Jean Lorrah:

Gens master adult-Sime mode perfectly well. "Here" and "there" are not precise terms and do not rely on field gradients. Gens can also see where Simes are, and if they grew up around Simes are completely accustomed to keeping in mind where in his cycle each Sime is, etc.

I am so tired of this Sime supremacy argument. You can only believe it if you believe that a person blind or deaf or tone-deaf or color-blind from birth cannot master English or any other language. If you believe that is not true, then you must also believe the "Gens can never master Simelan" argument is equally untrue

Mary Lou Mendum:

Thank you, Jean, for pointing out that Simelan referents to field gradients would be perfectly understandable to native Gen speakers, at least to the same extent that most Simes would use them.

Field gradient referents would be useless when the objects being referred to had no fields--in other words, weren't adult Simes or Gens. They would be useless when the fields were changing rapidly--when the adults in question were moving around the room. They would even be useless to most Simes when the ambient nager was muddled because there were too many people moving around in the room to get a stable reading, like at a party or other gathering.

So that leaves the much-vaunted field gradient referents useful only when interactions between up to four or so adults are being described. Or in a classroom situation, where people remain seated for long periods of time. But in a classroom or banquet, the only important nagers which could serve as referents would be the teacher/speaker's, and perhaps that of one's closest neighbors.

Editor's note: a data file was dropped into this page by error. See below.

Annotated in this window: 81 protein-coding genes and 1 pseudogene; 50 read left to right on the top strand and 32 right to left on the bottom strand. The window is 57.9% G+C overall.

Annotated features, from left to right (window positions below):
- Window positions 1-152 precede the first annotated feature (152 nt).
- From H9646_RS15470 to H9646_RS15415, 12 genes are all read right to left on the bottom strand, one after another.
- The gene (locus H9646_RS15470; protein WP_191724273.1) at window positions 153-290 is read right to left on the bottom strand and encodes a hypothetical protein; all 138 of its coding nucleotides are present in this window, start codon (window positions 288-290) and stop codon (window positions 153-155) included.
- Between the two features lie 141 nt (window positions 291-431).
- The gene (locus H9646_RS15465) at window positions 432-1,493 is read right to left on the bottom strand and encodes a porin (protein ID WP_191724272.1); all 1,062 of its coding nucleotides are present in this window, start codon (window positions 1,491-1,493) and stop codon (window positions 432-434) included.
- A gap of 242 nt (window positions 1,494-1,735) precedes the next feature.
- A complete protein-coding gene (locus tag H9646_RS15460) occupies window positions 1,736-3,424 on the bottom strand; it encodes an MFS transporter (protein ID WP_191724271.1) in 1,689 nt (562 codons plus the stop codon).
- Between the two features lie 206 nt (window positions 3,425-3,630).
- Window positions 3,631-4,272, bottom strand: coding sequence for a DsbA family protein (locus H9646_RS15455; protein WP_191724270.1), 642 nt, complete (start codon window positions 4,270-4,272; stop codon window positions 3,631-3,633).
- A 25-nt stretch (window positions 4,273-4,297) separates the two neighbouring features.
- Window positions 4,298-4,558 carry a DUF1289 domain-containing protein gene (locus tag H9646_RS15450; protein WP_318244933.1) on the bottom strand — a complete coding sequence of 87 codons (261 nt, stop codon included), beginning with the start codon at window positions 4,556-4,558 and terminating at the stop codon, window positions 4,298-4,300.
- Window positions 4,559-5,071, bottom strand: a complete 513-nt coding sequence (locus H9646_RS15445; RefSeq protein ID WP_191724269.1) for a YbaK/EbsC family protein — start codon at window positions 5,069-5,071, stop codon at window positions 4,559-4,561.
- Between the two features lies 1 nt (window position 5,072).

Any Gen who grew up speaking Simelan could and would learn to estimate the proper field gradient referents in these situations, with at least as much accuracy as they would be used by a renSime in normal conversation. A channel might use more precision due to greater sensitivity, but that same difference would be seen between channels and renSimes. And channels aren't a big enough majority to influence daily conversational Simelan.

The people who wouldn't be able to use the field referents properly would be immigrants from out-Territory, both Sime and Gen, because they aren't used to thinking in terms of the fields. But the mistakes such people would make would be in using the field gradient referents in situations where a native speaker would use non-nageric referents, and vice versa.

I read a very enlightening book review not long ago (I can't remember if it was in the newspaper or in one of the back issues of SCIENCE I skimmed through when I was sick last weekend). It was an interview with a military historian who was just finishing a book on Custer's last stand. It focused on the reason why Custer didn't believe his Native American scouts when they reported seeing a large herd of horses.

Historians have assumed that Custer was just being stupid, but this author had actually visited the battlefield. Coincidentally, his group had passed a large herd of horses on their way to the hill in question. The horses were out in plain sight, but they couldn't be spotted even with modern binoculars.

What this historian concluded is that the scouts, with their long experience in the area, were able to correctly interpret the waving grasses as a herd of horses, while Custer thought it was the wind. It was a cultural difference in interpreting the same sensory data. When added to Custer's cultural contempt for Native Americans, it resulted in disaster.

Out-Territory raised Simes would have difficulty interpreting which field gradients were significant and which weren't, and thus their ability to zlin wouldn't help them much in speaking proper Simelan.

In-Territory Gens would use nageric referents at least as well as most renSimes, because in the situations where they are appropriate the field situation would be simple enough to calculate.